Power of Cause Marketing

It’s fascinating to see that brands advertising simple commodities have been able to positively influence the masses to think and act for the betterment of the society.


“My chin sort of protrudes a little bit, especially when I smile” she said, as she described herself to an artist, who was sketching her portrait. Once the sketch was complete, the artist asked another person to describe her features. The two sketches were starkly different from one another; it did not seem like the same woman at all. The first one was characterised by exaggerated features, which are conventionally known to be unattractive, reminiscent of a caricature. However, the second sketch depicted a more appealing version of the woman, in fact one closer to reality. This popular marketing campaign that explored the gap between how others perceive us and the way we perceive ourselves, does not need much of an introduction – the Real Beauty campaign run by Dove has aimed to transform the hegemonic and possibly socially constructed definition of ‘beauty’ in order to enable millions of women to view themselves in a more positive light, hence building their self esteem. This socially responsible and widely influential campaign has been my strongest source of inspiration to enter into the field of cause marketing.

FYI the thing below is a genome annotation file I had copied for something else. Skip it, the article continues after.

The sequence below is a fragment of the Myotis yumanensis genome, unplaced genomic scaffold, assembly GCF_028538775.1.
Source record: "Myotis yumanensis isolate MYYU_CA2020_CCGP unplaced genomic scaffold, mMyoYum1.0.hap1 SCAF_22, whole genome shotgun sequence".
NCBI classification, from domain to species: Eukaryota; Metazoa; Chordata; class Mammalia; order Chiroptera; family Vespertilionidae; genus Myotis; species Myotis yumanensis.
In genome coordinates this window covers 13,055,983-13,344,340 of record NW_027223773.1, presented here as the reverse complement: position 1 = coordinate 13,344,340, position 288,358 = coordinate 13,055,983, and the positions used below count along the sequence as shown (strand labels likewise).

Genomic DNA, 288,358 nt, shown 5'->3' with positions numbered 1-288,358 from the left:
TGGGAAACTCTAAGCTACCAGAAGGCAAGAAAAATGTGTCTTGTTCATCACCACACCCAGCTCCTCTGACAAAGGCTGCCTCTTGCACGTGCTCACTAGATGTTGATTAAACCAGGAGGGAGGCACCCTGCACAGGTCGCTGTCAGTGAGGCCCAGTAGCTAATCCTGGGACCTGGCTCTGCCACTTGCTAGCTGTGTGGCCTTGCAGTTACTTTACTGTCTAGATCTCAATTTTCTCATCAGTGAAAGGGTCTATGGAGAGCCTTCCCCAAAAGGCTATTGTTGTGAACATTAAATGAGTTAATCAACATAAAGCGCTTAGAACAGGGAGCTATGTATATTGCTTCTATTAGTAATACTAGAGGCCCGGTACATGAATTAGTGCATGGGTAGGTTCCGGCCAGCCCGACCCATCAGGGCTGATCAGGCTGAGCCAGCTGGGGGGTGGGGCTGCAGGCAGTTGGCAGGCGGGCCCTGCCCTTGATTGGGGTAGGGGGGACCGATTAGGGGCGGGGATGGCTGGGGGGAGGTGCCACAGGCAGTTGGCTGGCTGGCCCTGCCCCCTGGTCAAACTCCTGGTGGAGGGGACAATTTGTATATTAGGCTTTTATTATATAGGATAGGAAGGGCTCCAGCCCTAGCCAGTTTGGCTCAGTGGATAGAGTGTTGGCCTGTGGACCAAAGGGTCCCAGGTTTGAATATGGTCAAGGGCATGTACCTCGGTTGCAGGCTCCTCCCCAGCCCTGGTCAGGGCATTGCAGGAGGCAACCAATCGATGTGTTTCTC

It is interesting to see how a brand advertising the simple commodity of soap, a commodity that merely cleanses your body, has intelligently capitalised to challenge the cultural constraints of society and brought about an intellectual transformation for the masses. This, in essence, is the power of an effective cause marketing campaign.